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Salary sacrificing is a commonly heard term amongst nurses, midwives and carers, as it relates to both their pay and their super, but what does it actually mean? How can it help, regardless of whether you are heading towards retirement or commencing your first full-time role?

According to Linda Panaszek, a Superannuation Specialist in HESTA’s South Australian office, many people can confuse salary sacrifice with other concepts like salary packaging.

“Salary packaging is where you take part of your pay pre-tax and use it to pay bills and expenses; salary sacrifice is a similar concept but you’re making a contribution into super, so it can be done in addition to salary packaging,” she says.

Ms Panaszek explains for ANMJ readers some of the key concepts of salary sacrificing, its benefits and risks, and some of the legal and tax obligations workers must follow when making superannuation decisions.

ANMJ: What is salary sacrificing?

Linda Panaszek: Salary sacrifice is basically the term used when you enter into an arrangement with your employer to forgo part of your income and contribute that into super.

What it involves is money being deducted from your pay before you’re taxed and then being contributed into super where it is taxed at 15%. So where that 15% tax rate is lower than a person’s marginal tax rate it does become a very tax effective way to save for retirement.

ANMJ: Who is legally entitled to it and are there any preconditions that people need to satisfy?

Ms Panaszek: To salary sacrifice into super, you need to be under age 75 and if you are aged 67 or more you need to meet the work test – that is work at least 40 hours in any 30 consecutive day period in the financial year.

ANMJ: How much salary are you allowed to sacrifice as a contribution to your super?

Ms Panaszek: There is an annual cap of $25,000 on the amount that can be contributed at that 15% tax rate. And this includes the normal contributions your employer makes on your behalf. So where you exceed that cap of $25,000, anything above that will get taxed at a higher amount, which is usually your marginal tax rate plus an excess contribution fee.

ANMJ: What are some of the advantages and disadvantages of salary sacrificing and how should someone weigh those things against the other?

Ms Panaszek: The key advantage of salary sacrificing is that tax saving — Between what your marginal rate of tax is (Whether you’re on the 34c, 39c or 47c tax rate) and the 15% tax that’s applied to the contribution — that goes straight to your super and it’s a direct boost to your retirement savings. Even small amounts, regularly over a long period of time, can have a very significant impact on your super balance at retirement.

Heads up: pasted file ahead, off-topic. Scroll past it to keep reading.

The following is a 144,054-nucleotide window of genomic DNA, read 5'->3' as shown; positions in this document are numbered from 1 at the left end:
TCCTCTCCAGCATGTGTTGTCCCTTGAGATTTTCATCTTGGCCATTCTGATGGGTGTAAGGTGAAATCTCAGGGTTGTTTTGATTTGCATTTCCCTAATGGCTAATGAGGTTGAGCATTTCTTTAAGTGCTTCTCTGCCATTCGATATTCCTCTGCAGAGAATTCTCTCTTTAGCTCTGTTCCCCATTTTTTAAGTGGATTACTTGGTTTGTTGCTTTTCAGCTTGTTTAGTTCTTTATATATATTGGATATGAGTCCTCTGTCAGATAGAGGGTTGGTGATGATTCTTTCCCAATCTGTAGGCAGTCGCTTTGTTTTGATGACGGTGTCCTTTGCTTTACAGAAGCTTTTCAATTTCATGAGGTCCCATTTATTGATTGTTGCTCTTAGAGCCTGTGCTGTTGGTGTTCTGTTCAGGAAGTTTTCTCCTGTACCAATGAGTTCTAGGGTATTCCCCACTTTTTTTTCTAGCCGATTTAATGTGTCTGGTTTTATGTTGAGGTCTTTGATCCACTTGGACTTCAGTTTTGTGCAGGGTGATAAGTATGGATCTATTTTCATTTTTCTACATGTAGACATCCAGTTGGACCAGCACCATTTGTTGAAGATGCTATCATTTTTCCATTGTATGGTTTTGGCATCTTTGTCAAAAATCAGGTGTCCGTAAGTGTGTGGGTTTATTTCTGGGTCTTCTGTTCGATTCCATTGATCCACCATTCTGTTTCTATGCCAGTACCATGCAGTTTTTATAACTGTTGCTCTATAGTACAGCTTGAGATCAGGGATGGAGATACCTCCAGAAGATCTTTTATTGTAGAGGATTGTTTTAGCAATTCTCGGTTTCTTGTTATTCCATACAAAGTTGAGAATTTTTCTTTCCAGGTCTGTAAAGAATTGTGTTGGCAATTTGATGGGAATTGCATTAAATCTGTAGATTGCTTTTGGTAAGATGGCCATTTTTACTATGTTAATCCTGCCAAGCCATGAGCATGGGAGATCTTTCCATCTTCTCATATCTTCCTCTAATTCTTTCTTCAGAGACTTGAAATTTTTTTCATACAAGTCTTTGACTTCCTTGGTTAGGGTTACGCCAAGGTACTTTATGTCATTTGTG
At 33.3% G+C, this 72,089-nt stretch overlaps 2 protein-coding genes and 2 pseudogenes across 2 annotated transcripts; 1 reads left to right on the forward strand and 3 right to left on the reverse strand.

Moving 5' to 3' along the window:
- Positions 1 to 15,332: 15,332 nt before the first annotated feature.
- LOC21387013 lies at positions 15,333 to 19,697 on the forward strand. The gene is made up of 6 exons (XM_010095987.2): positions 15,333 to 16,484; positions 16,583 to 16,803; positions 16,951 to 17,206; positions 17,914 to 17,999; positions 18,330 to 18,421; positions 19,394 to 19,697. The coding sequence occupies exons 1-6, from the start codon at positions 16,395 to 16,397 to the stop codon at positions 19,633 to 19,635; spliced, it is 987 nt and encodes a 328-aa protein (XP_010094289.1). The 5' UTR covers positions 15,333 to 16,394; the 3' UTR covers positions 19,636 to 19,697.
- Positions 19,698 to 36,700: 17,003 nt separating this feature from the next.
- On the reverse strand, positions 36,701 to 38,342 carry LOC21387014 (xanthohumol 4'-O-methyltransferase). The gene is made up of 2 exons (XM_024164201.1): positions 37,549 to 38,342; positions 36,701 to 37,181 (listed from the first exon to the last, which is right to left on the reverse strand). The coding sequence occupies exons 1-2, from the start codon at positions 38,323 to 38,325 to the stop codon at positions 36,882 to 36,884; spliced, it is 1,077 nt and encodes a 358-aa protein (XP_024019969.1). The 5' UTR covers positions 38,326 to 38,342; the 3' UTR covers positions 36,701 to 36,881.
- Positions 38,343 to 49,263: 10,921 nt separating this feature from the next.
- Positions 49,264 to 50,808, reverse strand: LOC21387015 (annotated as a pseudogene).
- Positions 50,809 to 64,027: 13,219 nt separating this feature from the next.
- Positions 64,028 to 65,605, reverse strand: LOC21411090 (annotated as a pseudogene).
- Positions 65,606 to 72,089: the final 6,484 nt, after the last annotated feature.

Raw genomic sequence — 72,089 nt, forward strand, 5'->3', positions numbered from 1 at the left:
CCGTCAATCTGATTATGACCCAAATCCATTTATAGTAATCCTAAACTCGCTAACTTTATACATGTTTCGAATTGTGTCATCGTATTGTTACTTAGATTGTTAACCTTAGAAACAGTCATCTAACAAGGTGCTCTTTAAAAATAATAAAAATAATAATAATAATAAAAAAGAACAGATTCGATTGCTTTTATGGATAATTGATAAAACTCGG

Something to consider is that, generally speaking, you can’t access your super until you retire. If you are looking to make contributions to super make sure it’s money you’re not going to need in the short term as it will reduce your tax home pay. However it’s easy to stop salary sacrificing for a period of time if you need to.

ANMJ: What would someone need to know in terms of their legal and taxation obligations before salary sacrificing?

The main point to be aware of is that $25,000 cap on pre-tax contributions, but that cap includes your 9.5% [minimum] compulsory employer contributions, so if you’re looking to sacrifice up to the full $25,000 cap, you’d need to work out what your employer is putting already in on your behalf.

So if they’re putting in $10,000 a year, you can then only salary sacrifice $15,000… I’ve come across that quite frequently, where people have not taken that into consideration and then they’ve ended up with a tax bill at the end of the year.

The second thing is that from 1 July 2018, the federal government introduced a new measure where a person can carry forward any unused pre-tax contributions for a maximum of five years. So if you don’t contribute up to that full $25,000 limit in one year, you may actually be able to make up for it in future years, but this will depend on your age and super balance. It’s important to check what’s left in your cap before making extra contributions.

During the interview, Ms Panaszek mentioned that HESTA offers advice at no extra cost for its members with managing their superannuation. If you’re a member and require more information or have questions about your own circumstances, please see their website for more information. This is general information and has not taken into account your personal circumstances. You should speak to a financial adviser before making a decision. H.E.S.T. Australia Ltd ABN 66 006 818 695 AFSL No. 235249.